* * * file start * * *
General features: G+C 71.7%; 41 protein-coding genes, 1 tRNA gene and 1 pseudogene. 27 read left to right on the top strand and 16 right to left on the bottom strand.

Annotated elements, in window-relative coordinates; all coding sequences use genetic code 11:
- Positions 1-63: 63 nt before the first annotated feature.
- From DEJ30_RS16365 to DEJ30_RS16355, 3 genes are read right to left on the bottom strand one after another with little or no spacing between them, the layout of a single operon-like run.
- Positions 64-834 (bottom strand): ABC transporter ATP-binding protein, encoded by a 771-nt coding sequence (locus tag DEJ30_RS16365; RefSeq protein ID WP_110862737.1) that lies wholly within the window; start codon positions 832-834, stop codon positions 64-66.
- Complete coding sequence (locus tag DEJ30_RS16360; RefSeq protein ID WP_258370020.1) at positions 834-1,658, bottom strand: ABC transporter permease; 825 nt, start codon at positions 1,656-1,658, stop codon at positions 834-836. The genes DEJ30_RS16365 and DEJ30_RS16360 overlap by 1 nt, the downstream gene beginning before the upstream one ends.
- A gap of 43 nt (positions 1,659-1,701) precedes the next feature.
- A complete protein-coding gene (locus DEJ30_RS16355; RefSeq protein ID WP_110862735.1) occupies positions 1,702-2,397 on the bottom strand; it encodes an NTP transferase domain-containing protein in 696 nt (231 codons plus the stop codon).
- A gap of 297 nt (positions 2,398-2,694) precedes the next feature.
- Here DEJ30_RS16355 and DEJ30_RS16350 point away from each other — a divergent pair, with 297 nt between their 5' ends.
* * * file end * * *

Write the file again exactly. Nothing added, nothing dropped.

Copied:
General features: G+C 71.7%; 41 protein-coding genes, 1 tRNA gene and 1 pseudogene. 27 read left to right on the top strand and 16 right to left on the bottom strand.

Annotated elements, in window-relative coordinates; all coding sequences use genetic code 11:
- Positions 1-63: 63 nt before the first annotated feature.
- From DEJ30_RS16365 to DEJ30_RS16355, 3 genes are read right to left on the bottom strand one after another with little or no spacing between them, the layout of a single operon-like run.
- Positions 64-834 (bottom strand): ABC transporter ATP-binding protein, encoded by a 771-nt coding sequence (locus tag DEJ30_RS16365; RefSeq protein ID WP_110862737.1) that lies wholly within the window; start codon positions 832-834, stop codon positions 64-66.
- Complete coding sequence (locus tag DEJ30_RS16360; RefSeq protein ID WP_258370020.1) at positions 834-1,658, bottom strand: ABC transporter permease; 825 nt, start codon at positions 1,656-1,658, stop codon at positions 834-836. The genes DEJ30_RS16365 and DEJ30_RS16360 overlap by 1 nt, the downstream gene beginning before the upstream one ends.
- A gap of 43 nt (positions 1,659-1,701) precedes the next feature.
- A complete protein-coding gene (locus DEJ30_RS16355; RefSeq protein ID WP_110862735.1) occupies positions 1,702-2,397 on the bottom strand; it encodes an NTP transferase domain-containing protein in 696 nt (231 codons plus the stop codon).
- A gap of 297 nt (positions 2,398-2,694) precedes the next feature.
- Here DEJ30_RS16355 and DEJ30_RS16350 point away from each other — a divergent pair, with 297 nt between their 5' ends.